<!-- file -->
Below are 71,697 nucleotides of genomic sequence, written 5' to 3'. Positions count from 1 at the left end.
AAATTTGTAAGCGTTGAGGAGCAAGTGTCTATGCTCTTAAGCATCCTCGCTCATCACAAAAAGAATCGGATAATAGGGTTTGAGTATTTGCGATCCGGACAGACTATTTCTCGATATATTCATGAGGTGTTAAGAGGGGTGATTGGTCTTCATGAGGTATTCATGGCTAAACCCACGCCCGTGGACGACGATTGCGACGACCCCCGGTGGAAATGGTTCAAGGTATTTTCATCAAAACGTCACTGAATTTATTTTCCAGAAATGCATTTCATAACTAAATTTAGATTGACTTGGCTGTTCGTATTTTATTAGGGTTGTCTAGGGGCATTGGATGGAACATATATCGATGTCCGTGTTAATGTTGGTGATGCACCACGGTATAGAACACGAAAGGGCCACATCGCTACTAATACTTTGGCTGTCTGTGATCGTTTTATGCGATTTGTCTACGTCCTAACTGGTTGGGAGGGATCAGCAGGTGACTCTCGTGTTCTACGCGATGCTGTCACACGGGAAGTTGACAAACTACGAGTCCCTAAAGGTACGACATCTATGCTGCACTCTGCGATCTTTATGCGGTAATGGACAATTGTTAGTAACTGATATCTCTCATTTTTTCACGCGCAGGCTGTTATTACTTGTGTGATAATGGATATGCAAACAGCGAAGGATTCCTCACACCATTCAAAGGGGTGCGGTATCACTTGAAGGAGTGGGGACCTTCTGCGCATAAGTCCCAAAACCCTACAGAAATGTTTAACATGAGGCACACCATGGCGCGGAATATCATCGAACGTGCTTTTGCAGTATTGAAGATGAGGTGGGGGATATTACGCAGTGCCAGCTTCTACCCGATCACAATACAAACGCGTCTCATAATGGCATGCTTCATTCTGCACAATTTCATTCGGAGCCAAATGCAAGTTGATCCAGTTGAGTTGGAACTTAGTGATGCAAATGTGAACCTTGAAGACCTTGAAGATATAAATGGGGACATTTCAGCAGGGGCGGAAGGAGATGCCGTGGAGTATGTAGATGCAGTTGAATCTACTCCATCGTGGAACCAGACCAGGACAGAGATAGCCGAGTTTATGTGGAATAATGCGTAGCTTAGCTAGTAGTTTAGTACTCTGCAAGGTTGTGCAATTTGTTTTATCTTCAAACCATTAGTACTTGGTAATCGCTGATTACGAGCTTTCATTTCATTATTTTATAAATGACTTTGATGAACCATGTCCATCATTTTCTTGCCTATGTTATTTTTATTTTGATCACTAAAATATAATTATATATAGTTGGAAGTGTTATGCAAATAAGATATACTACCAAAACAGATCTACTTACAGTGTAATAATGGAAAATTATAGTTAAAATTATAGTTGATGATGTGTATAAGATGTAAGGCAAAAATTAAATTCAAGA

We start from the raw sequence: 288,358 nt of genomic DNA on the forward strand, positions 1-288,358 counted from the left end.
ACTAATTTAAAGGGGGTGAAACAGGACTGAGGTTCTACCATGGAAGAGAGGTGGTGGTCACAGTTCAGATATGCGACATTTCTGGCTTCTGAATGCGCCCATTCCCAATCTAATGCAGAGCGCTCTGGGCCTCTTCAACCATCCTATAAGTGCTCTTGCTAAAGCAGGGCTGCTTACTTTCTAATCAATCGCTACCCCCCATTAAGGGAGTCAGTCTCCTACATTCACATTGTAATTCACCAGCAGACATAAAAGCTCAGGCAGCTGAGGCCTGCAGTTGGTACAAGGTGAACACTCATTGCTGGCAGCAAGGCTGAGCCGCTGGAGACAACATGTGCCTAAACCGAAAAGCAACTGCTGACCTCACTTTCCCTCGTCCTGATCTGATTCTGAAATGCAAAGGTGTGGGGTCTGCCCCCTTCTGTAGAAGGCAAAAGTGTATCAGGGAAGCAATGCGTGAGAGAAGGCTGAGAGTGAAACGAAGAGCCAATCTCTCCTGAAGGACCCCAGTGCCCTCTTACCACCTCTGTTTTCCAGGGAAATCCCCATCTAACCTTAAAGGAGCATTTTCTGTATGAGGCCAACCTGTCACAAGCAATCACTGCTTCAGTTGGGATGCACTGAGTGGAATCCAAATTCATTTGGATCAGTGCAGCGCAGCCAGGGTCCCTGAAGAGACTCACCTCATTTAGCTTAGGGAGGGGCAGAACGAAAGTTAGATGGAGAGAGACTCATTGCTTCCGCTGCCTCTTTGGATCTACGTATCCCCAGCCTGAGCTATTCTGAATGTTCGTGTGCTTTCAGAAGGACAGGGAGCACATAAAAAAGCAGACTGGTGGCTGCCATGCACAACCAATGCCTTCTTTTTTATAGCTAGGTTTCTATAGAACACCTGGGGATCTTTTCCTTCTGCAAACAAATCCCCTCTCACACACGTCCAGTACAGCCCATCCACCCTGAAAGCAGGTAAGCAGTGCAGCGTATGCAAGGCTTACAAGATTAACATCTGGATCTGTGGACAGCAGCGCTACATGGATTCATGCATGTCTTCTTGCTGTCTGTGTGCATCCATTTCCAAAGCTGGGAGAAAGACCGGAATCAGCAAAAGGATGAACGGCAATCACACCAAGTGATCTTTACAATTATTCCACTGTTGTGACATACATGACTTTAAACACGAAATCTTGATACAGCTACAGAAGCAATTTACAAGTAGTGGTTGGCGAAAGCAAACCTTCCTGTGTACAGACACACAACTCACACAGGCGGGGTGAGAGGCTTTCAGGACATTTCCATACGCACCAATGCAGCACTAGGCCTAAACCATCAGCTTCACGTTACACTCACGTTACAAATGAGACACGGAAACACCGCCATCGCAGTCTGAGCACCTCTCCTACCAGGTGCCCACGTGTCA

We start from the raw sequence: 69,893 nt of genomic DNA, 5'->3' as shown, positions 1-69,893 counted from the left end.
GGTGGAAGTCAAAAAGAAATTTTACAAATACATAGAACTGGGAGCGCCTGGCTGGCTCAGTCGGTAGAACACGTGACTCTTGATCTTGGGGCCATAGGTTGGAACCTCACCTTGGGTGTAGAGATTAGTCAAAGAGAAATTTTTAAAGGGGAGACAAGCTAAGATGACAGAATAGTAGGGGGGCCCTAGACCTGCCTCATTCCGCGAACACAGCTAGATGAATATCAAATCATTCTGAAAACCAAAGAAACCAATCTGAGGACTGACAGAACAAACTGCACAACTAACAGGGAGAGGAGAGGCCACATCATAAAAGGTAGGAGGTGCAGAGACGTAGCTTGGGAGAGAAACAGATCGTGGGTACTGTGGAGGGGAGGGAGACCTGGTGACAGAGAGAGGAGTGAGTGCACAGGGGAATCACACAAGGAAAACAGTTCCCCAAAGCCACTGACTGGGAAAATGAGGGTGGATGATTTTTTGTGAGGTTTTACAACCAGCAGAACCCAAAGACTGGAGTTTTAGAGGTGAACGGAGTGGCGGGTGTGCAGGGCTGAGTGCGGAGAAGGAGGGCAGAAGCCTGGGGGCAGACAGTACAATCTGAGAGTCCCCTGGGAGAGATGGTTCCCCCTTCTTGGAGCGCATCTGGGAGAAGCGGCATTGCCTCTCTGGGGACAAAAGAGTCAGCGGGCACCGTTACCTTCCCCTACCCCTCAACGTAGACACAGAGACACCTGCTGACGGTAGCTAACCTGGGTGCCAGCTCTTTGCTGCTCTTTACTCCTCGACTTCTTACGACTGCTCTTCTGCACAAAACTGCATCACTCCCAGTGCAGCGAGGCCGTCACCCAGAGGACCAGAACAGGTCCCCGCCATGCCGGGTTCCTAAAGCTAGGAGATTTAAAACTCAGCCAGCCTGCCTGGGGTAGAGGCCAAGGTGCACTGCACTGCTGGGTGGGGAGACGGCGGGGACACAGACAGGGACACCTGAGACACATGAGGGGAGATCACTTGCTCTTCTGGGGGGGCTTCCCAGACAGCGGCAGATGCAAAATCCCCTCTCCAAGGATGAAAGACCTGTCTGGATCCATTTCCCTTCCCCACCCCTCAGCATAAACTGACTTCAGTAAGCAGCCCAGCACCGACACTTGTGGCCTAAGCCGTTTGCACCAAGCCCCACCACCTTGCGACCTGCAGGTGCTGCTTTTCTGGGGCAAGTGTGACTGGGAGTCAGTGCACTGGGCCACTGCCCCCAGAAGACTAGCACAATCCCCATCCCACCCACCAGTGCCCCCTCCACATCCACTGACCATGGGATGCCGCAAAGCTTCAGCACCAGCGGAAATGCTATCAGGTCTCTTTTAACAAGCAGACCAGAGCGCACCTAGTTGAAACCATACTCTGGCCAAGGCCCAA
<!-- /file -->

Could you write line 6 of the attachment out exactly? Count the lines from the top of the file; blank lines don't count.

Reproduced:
GGTGGAAGTCAAAAAGAAATTTTACAAATACATAGAACTGGGAGCGCCTGGCTGGCTCAGTCGGTAGAACACGTGACTCTTGATCTTGGGGCCATAGGTTGGAACCTCACCTTGGGTGTAGAGATTAGTCAAAGAGAAATTTTTAAAGGGGAGACAAGCTAAGATGACAGAATAGTAGGGGGGCCCTAGACCTGCCTCATTCCGCGAACACAGCTAGATGAATATCAAATCATTCTGAAAACCAAAGAAACCAATCTGAGGACTGACAGAACAAACTGCACAACTAACAGGGAGAGGAGAGGCCACATCATAAAAGGTAGGAGGTGCAGAGACGTAGCTTGGGAGAGAAACAGATCGTGGGTACTGTGGAGGGGAGGGAGACCTGGTGACAGAGAGAGGAGTGAGTGCACAGGGGAATCACACAAGGAAAACAGTTCCCCAAAGCCACTGACTGGGAAAATGAGGGTGGATGATTTTTTGTGAGGTTTTACAACCAGCAGAACCCAAAGACTGGAGTTTTAGAGGTGAACGGAGTGGCGGGTGTGCAGGGCTGAGTGCGGAGAAGGAGGGCAGAAGCCTGGGGGCAGACAGTACAATCTGAGAGTCCCCTGGGAGAGATGGTTCCCCCTTCTTGGAGCGCATCTGGGAGAAGCGGCATTGCCTCTCTGGGGACAAAAGAGTCAGCGGGCACCGTTACCTTCCCCTACCCCTCAACGTAGACACAGAGACACCTGCTGACGGTAGCTAACCTGGGTGCCAGCTCTTTGCTGCTCTTTACTCCTCGACTTCTTACGACTGCTCTTCTGCACAAAACTGCATCACTCCCAGTGCAGCGAGGCCGTCACCCAGAGGACCAGAACAGGTCCCCGCCATGCCGGGTTCCTAAAGCTAGGAGATTTAAAACTCAGCCAGCCTGCCTGGGGTAGAGGCCAAGGTGCACTGCACTGCTGGGTGGGGAGACGGCGGGGACACAGACAGGGACACCTGAGACACATGAGGGGAGATCACTTGCTCTTCTGGGGGGGCTTCCCAGACAGCGGCAGATGCAAAATCCCCTCTCCAAGGATGAAAGACCTGTCTGGATCCATTTCCCTTCCCCACCCCTCAGCATAAACTGACTTCAGTAAGCAGCCCAGCACCGACACTTGTGGCCTAAGCCGTTTGCACCAAGCCCCACCACCTTGCGACCTGCAGGTGCTGCTTTTCTGGGGCAAGTGTGACTGGGAGTCAGTGCACTGGGCCACTGCCCCCAGAAGACTAGCACAATCCCCATCCCACCCACCAGTGCCCCCTCCACATCCACTGACCATGGGATGCCGCAAAGCTTCAGCACCAGCGGAAATGCTATCAGGTCTCTTTTAACAAGCAGACCAGAGCGCACCTAGTTGAAACCATACTCTGGCCAAGGCCCAA